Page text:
• Sam Decker

First Break All the Rules: “Skills, Knowledge and Talents”


One of the best management books I’ve ever read is First Break All the Rules. With that kind of endorsement I’m hoping Marcus Buckingham won’t mind if I paraphrase one of the most important principles of the book. The differences between skills, knowledge and talents. This is not only profound for management, but everyday life and interactions…

Skills, Knowledge, and Talents: What is the difference among the three?
Great managers are not troubled by the fact that there is a limit to how much they can rewire someone’s brain. Skills, knowledge, and talents are distinct elements of a person’s performance. The distinction among the three is that skills and knowledge can easily be taught, whereas talents cannot. Skills are the how-to’s of a role.
The best way to teach a skill is to break down the total performance into steps, which the student then reassembles. And, naturally, the best way to learn a skill is to practice.
Your knowledge is simply “what you are aware of.”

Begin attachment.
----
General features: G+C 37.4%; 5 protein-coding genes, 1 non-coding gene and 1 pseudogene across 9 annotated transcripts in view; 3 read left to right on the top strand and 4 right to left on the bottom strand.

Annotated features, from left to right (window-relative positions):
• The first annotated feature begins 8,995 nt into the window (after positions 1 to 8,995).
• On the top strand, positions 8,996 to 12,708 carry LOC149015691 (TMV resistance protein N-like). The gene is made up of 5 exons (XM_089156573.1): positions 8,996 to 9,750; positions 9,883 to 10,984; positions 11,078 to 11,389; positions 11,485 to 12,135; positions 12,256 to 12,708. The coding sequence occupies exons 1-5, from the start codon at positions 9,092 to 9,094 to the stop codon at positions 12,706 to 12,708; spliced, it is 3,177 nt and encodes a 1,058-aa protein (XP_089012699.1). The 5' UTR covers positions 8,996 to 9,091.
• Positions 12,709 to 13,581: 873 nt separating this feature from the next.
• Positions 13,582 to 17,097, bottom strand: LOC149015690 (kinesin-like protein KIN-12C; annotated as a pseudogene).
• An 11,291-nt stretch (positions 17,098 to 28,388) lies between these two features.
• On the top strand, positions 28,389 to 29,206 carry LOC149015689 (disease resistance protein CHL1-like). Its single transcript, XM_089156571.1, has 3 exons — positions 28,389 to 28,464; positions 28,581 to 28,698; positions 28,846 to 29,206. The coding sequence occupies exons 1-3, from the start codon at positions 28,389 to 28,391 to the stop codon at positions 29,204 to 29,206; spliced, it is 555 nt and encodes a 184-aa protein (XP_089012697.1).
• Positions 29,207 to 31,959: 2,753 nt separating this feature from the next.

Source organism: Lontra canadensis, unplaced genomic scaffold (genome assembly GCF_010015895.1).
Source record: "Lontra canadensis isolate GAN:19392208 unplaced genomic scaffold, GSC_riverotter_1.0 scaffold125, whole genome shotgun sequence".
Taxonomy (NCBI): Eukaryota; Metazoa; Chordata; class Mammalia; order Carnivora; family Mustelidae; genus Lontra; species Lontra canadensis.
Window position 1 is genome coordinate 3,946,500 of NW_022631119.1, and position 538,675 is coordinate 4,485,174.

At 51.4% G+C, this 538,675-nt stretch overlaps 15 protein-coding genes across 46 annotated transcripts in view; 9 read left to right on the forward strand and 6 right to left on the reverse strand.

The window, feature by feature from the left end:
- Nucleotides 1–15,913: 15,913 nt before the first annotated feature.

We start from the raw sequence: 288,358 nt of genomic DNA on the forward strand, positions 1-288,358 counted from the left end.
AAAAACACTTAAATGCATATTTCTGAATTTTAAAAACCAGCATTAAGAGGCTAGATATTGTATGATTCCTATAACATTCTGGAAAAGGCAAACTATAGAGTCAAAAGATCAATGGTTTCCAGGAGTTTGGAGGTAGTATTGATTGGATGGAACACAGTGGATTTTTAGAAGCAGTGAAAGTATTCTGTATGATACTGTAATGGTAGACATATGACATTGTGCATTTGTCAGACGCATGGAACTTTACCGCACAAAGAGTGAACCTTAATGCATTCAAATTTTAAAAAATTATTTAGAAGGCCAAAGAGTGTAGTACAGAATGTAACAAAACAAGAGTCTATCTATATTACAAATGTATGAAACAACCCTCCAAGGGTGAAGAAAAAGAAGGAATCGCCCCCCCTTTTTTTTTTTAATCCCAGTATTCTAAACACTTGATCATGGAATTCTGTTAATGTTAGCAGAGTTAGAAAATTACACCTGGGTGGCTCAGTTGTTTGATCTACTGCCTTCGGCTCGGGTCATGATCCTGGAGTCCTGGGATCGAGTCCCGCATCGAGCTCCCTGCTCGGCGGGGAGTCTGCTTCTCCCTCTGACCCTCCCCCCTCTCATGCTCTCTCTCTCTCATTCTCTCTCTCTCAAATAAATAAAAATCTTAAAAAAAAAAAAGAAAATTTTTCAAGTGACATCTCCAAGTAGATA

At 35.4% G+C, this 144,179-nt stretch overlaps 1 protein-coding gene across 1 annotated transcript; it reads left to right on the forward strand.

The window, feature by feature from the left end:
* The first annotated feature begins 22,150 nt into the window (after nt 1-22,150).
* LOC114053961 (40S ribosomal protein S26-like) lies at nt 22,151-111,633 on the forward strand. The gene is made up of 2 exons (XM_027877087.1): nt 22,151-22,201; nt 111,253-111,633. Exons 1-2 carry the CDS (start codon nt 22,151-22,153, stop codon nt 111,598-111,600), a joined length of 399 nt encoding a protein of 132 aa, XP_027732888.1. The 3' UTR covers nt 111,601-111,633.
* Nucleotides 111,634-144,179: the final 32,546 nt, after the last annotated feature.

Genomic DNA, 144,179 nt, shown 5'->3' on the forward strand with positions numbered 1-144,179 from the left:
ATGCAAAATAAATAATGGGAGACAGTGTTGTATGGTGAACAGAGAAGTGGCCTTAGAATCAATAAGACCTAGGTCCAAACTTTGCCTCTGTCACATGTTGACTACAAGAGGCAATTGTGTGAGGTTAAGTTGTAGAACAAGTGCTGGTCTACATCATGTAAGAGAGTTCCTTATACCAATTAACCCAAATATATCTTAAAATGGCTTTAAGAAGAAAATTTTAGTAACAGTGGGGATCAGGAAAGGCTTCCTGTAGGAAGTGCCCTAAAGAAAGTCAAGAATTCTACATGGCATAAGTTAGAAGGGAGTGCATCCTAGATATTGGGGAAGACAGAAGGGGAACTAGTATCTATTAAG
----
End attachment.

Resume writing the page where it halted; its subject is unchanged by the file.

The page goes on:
There are two kinds of knowledge: factual knowledge – things you know; and experiential knowledge – understandings you have picked up along the way. Factual knowledge for an accountant would be knowing the rules of double-entry bookkeeping. Experiential knowledge is a little different. Through this kind of musing or reflection you can start to see patterns and connections. You can start to understand.
Talents are a different phenomena altogether.
A love of precision is not a skill. Nor is it knowledge. It is a talent.

Three Kinds of Talent – Striving talents, thinking talents and relating talents


Striving talents explain the why of a person. They explain why he gets out of bed every day, why he is motivated to push and push just that little bit harder. Is he intensely competitive or intensely altruistic or both? Does he define himself by his technical competence, or does he just want to be liked?


Thinking talents explain the how of a person. They explain how he thinks, how he weighs up alternatives, how he comes to his decisions.


Relating talents explain the who of a person. They explain whom he trusts, whom he builds relationships with, whom he confronts, and whom he ignores.

I find this incredibly important simply because managers and people tend to try to change others. Sometimes managers try to ‘develop’ talents, when it is almost impossible to do so.


This foundational concept leads to the next profound principle: Put people in positions where they can leverage their talents. They will be more successful, productive, and happy.